Even if you think your marriage is on solid ground, your spouse may not share your feelings. Instead, they’ve been thinking long and hard about your relationship, pondering whether or not divorce is the right solution to their personal problems.
If your spouse asks for a divorce, it’s critical that you take a deep breath and begin to process what’s just happened. Doing anything else could lead you to make a variety of mistakes that will haunt you in the future.
Do your best to take these steps:
- Ask why: If you have no clue why your spouse wants a divorce, you have the right to ask for more information. They may not provide you with truthful answers, but that shouldn’t stop you from asking.
- Decide if you can save your marriage: This doesn’t mean you should beg your spouse to stay, but you should at least determine if they want to consider counseling or another method of solving the problems at hand.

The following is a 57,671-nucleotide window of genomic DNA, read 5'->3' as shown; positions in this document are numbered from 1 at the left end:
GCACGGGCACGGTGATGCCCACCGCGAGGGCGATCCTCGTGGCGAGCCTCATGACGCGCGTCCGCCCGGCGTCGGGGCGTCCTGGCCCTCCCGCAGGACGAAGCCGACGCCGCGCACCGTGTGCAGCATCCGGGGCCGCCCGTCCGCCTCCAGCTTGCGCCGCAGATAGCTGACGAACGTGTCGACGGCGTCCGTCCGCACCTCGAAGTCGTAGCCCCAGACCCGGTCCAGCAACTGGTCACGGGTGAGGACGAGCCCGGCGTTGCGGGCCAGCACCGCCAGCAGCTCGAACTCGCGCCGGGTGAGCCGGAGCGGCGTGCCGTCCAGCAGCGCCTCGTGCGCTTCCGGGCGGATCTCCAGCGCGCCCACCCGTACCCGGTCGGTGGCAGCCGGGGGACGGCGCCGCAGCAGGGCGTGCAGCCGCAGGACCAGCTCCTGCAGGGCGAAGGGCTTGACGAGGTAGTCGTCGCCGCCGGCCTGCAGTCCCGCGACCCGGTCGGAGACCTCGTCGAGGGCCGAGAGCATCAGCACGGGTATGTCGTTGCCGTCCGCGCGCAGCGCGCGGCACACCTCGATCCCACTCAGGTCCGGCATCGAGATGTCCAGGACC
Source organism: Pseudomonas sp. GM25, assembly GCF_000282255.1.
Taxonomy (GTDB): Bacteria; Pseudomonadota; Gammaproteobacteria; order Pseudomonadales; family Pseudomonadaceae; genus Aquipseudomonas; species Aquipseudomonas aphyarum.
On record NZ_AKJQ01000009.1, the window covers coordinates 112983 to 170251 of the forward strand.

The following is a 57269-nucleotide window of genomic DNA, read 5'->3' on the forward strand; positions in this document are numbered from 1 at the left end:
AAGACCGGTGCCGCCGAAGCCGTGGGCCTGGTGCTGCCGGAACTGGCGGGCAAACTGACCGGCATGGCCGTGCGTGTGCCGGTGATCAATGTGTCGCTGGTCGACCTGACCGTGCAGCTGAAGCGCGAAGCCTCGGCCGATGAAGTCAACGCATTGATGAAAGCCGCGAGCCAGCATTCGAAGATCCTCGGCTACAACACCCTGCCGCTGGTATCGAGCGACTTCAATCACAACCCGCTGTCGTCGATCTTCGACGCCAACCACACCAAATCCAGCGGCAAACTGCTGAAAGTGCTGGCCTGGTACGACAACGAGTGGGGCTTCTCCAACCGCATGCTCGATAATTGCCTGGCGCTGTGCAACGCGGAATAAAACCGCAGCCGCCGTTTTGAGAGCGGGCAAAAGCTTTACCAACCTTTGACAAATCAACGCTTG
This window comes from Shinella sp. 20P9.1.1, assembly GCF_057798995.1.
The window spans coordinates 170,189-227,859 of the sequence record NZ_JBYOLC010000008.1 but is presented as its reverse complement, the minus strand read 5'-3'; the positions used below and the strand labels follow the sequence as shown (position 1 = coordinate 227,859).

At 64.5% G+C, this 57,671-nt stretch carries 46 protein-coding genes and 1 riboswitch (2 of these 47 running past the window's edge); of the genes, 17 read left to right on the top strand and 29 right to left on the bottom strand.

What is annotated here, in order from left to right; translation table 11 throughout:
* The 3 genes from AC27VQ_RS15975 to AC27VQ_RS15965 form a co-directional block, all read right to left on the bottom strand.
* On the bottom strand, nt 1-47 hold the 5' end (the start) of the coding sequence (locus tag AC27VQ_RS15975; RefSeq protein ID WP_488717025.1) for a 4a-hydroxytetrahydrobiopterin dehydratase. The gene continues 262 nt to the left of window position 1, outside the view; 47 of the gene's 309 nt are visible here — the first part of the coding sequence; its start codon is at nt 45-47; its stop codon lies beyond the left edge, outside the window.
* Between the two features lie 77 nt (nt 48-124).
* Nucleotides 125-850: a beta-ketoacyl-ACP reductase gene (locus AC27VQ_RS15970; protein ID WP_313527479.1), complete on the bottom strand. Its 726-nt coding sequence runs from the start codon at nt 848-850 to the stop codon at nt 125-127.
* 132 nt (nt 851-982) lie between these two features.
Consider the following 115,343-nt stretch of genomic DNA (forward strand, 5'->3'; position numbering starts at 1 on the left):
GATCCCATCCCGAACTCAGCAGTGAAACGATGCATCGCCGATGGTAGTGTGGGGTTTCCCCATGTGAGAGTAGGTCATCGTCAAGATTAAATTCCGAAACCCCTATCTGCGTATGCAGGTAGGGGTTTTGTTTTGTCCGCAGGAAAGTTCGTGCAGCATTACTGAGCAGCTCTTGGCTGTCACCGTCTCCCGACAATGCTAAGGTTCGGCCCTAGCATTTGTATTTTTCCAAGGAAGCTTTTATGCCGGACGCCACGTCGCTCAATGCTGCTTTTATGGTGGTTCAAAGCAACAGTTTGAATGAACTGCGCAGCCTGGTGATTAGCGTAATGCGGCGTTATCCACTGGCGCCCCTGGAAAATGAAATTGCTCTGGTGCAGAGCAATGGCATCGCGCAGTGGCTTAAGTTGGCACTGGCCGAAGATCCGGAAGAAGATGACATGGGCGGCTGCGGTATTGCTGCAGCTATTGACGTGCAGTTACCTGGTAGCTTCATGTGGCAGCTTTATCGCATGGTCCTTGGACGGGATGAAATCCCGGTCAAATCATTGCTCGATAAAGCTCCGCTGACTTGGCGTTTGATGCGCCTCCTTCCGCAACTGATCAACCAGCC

- Don’t scream or become violent: The last thing you want to do is become aggressive, as this will scare your spouse away while also giving them more reason to believe that they’re making the right decision. No matter how you feel, keep your cool.
- Avoid the details of your divorce: Your spouse, in an attempt to speed up the process, may want to discuss some or all of the details of your divorce, such as who will stay in the home and who will have physical custody of the children. Discussing these things while you’re still processing the situation is a mistake to avoid.
- Ask for alone time: It’s hard to get in touch with your true feelings when your spouse is sitting across from you. Ask for time alone to process your feelings and decide what you want to do next.
There is no way of knowing how you will react if your spouse asks for a divorce. This is particularly true if you don’t see it coming.
When you take the steps above in some form, you’ll feel better about the way you approached the conversation and your ability to best protect yourself and your legal rights during the divorce process.